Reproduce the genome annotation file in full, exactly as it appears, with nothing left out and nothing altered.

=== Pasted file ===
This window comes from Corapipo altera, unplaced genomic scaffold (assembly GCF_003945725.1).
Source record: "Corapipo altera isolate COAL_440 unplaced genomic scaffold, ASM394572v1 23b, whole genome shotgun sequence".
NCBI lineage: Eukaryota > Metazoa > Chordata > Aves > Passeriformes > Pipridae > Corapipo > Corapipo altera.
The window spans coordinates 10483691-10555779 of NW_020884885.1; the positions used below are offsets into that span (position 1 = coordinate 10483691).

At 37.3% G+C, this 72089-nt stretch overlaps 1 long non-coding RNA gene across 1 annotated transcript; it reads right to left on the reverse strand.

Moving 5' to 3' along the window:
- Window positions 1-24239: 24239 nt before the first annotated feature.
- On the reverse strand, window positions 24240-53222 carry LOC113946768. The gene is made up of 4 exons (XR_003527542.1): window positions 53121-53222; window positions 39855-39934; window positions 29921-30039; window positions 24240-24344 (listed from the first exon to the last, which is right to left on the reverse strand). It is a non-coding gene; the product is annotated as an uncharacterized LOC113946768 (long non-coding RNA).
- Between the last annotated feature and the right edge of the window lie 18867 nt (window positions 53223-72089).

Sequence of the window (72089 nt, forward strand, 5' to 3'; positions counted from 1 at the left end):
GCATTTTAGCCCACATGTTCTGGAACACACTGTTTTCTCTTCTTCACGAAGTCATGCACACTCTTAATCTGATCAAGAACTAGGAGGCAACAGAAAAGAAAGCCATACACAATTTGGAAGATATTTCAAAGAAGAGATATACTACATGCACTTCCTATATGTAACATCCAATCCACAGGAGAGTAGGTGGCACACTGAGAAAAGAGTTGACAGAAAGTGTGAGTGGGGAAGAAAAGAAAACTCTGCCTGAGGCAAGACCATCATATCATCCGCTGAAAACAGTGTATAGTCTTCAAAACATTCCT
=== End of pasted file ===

This window comes from Corapipo altera, unplaced genomic scaffold (assembly GCF_003945725.1).
Source record: "Corapipo altera isolate COAL_440 unplaced genomic scaffold, ASM394572v1 23b, whole genome shotgun sequence".
NCBI lineage: Eukaryota > Metazoa > Chordata > Aves > Passeriformes > Pipridae > Corapipo > Corapipo altera.
The window spans coordinates 10483691-10555779 of NW_020884885.1; the positions used below are offsets into that span (position 1 = coordinate 10483691).

At 37.3% G+C, this 72089-nt stretch overlaps 1 long non-coding RNA gene across 1 annotated transcript; it reads right to left on the reverse strand.

Moving 5' to 3' along the window:
- Window positions 1-24239: 24239 nt before the first annotated feature.
- On the reverse strand, window positions 24240-53222 carry LOC113946768. The gene is made up of 4 exons (XR_003527542.1): window positions 53121-53222; window positions 39855-39934; window positions 29921-30039; window positions 24240-24344 (listed from the first exon to the last, which is right to left on the reverse strand). It is a non-coding gene; the product is annotated as an uncharacterized LOC113946768 (long non-coding RNA).
- Between the last annotated feature and the right edge of the window lie 18867 nt (window positions 53223-72089).

Sequence of the window (72089 nt, forward strand, 5' to 3'; positions counted from 1 at the left end):
GCATTTTAGCCCACATGTTCTGGAACACACTGTTTTCTCTTCTTCACGAAGTCATGCACACTCTTAATCTGATCAAGAACTAGGAGGCAACAGAAAAGAAAGCCATACACAATTTGGAAGATATTTCAAAGAAGAGATATACTACATGCACTTCCTATATGTAACATCCAATCCACAGGAGAGTAGGTGGCACACTGAGAAAAGAGTTGACAGAAAGTGTGAGTGGGGAAGAAAAGAAAACTCTGCCTGAGGCAAGACCATCATATCATCCGCTGAAAACAGTGTATAGTCTTCAAAACATTCCT